In all cases, the Protestants hold that getting on the train is a specific spiritual act which they call getting "saved". The Protestant question of "Are you saved?" simply means "Did you get on that train that will take you to heaven if you do not get off it?".

The Catholic Catechism says that if you are not baptized, you cannot pray the "Our Father" because God is not your father. According to the Catholic Catechism, getting baptized is becoming a child of God. That is being "born again". You are born out of your mother's womb as your first birth and being baptized is being spiritually born into God's family so you can then call God your Father.

Protestants hold baptism to be an outward act that signifies an inward experience. The Catholic doctrine does not separate the outward act from the inward experience but combines them using the term of "Sacrament" to indicate that the two aspects, outward and inward, are both inseparable.

The Catholic Catechism states that the words said at baptism must be "I baptize you in the name of the Father, and of the Son, and of the Holy Ghost." When I was baptized, some forty plus years ago, the words said were: "Upon your statement of faith, I baptize you in the name of the Father, and of the Son, and of the Holy Ghost." The statement of faith was an informal personal testimony that was given be each candidate for baptism as he entered the baptismal.

The Catholic Catechism states that the Apostle's Creed is the baptismal creed that all adult candidates must both affirm and honestly believe in order for their baptism to be valid in the sight of God.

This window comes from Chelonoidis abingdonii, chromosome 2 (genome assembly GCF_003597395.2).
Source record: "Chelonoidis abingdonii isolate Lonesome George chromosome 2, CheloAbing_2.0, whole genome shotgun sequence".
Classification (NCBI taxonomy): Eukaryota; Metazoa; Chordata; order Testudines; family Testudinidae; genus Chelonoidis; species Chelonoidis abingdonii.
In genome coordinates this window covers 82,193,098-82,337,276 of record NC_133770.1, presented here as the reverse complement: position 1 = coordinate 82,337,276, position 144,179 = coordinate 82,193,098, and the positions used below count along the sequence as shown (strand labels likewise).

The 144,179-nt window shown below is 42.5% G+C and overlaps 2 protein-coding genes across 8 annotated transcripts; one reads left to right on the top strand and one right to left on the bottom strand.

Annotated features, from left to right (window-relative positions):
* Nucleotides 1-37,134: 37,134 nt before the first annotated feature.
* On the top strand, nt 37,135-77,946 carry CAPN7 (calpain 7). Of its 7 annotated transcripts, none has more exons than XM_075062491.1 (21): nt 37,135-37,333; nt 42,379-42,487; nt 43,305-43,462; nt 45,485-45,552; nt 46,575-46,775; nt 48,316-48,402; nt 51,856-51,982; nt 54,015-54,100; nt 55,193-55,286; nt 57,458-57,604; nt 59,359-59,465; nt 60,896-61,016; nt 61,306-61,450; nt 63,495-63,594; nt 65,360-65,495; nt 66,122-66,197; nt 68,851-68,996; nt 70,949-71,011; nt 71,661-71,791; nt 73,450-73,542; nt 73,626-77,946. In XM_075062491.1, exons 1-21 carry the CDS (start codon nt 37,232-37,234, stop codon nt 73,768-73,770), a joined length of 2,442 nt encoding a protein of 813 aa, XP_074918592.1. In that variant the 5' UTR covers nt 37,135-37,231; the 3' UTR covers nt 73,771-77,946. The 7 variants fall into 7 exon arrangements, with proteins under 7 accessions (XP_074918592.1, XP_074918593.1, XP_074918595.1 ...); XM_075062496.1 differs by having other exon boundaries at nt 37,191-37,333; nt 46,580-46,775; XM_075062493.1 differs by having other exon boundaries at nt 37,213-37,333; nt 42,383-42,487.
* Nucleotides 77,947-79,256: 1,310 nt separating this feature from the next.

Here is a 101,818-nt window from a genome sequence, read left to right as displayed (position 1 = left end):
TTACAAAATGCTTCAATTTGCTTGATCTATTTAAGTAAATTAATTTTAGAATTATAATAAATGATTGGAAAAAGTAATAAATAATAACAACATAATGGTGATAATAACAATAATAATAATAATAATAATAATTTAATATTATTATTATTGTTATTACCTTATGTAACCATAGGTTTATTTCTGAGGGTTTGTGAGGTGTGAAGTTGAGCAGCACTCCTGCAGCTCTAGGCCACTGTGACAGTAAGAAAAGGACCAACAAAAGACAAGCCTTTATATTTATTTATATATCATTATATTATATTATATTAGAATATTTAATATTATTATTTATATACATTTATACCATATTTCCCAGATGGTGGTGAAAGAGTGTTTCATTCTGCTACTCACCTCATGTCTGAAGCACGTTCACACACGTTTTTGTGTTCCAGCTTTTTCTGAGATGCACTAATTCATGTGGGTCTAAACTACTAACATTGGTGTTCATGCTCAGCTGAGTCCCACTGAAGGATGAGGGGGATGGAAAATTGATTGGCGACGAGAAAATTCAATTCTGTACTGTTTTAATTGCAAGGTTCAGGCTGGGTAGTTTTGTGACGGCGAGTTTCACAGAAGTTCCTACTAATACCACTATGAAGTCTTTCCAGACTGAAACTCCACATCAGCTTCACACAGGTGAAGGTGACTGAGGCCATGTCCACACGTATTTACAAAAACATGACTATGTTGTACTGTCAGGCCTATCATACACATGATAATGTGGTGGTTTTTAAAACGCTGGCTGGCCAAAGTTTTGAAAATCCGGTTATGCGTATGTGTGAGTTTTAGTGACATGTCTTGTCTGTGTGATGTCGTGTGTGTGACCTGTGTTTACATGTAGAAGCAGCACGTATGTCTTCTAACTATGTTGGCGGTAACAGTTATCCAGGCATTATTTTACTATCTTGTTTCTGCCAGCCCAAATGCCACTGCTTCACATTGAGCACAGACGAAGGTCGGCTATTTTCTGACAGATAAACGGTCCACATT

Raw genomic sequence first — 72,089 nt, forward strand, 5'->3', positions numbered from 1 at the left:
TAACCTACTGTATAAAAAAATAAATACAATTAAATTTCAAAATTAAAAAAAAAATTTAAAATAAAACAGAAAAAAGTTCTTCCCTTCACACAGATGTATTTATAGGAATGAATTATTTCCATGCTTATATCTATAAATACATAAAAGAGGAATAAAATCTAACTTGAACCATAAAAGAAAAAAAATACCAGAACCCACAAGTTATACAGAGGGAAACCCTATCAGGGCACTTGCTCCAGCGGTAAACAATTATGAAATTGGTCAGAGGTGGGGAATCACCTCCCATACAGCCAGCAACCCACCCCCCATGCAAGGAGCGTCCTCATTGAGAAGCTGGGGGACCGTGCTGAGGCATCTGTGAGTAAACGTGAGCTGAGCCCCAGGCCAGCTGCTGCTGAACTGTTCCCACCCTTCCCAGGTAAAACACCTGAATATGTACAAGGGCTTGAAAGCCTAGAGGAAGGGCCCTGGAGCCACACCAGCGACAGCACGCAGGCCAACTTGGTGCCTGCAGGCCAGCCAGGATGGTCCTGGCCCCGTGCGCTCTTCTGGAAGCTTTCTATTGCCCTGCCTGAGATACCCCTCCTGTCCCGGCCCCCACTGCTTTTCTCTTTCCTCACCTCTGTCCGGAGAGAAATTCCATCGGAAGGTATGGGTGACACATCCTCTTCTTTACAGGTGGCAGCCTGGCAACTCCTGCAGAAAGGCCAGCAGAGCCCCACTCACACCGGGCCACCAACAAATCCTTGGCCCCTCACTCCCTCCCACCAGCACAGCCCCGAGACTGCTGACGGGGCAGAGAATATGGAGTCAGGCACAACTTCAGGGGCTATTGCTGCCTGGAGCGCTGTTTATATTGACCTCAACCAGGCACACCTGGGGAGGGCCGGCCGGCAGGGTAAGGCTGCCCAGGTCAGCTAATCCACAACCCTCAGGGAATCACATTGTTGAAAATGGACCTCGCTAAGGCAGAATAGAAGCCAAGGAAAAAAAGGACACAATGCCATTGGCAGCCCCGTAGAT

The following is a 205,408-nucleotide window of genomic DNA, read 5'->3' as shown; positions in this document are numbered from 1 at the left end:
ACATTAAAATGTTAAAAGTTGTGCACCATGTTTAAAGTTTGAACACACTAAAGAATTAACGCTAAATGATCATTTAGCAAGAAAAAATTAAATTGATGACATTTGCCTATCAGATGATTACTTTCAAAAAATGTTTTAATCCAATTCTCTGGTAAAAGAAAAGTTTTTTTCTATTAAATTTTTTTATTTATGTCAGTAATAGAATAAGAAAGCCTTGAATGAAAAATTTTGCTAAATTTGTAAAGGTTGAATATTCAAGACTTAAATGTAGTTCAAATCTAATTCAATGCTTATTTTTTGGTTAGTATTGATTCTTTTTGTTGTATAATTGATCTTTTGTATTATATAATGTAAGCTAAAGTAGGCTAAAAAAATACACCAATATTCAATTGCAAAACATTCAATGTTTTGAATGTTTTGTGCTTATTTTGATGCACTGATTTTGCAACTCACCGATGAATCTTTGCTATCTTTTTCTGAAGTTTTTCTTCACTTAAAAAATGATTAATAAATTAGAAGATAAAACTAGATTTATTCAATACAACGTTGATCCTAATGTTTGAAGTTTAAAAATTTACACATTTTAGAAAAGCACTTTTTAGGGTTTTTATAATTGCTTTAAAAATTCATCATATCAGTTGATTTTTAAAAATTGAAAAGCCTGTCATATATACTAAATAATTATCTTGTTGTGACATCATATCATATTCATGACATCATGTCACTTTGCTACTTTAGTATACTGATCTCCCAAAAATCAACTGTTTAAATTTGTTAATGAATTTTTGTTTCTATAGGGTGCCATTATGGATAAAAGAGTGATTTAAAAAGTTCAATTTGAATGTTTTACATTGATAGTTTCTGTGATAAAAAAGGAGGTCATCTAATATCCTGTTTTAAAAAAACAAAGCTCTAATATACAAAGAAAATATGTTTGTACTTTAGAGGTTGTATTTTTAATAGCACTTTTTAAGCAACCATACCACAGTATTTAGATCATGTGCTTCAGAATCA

While the Protestants consider the moment you first believe as the point of salvation, when anyone affirms the Apostle's Creed and honestly believes it, he cannot help but be "saved" according to the Protestant's definition of the term "saved".

Thus when a Catholic is asked by a Protestant, "Are you saved?" the answer must be a resounding "yes, definitely" and then further affirm that salvation be reciting the Apostle's Creed and tell the Protestant that you firmly believe every word and you are no question a child of God and that God is truly your Father.

Then feel free to wonder whether that Protestant will "stay on the train" and make it to heaven and be ultimately saved himself. Wonder it to yourself but do not say it out loud.

Doug Johnson has been writing and online publishing Christian and Social Conservative articles since the 1990's on http://www.IndependentChristian.org/

Doug has been a Bible believing Evangelical Christian since childhood. He has been received into fellowship with the Evangelical Free Church, the Plymouth Brethern, the Assembly of God, the American Baptist, and the Southern Baptist.

In the early 2000's, he was received into full communion with the Catholic Church after careful study of the Catholic Catechism and the Bible. He believes Catholics and Bible believing Protestants should build on what they have in common rather than looking at what is different.

He is presently helping to establish the Independent Christian On-Line Academy at: http://www.ICOLA.us

Doug has an online retail wallpaper business at: http://www.TheWallpaperPirate.com/

Doug is available as a consultant and or speaker. To reach him, use the Contact Us page at any of the above websites.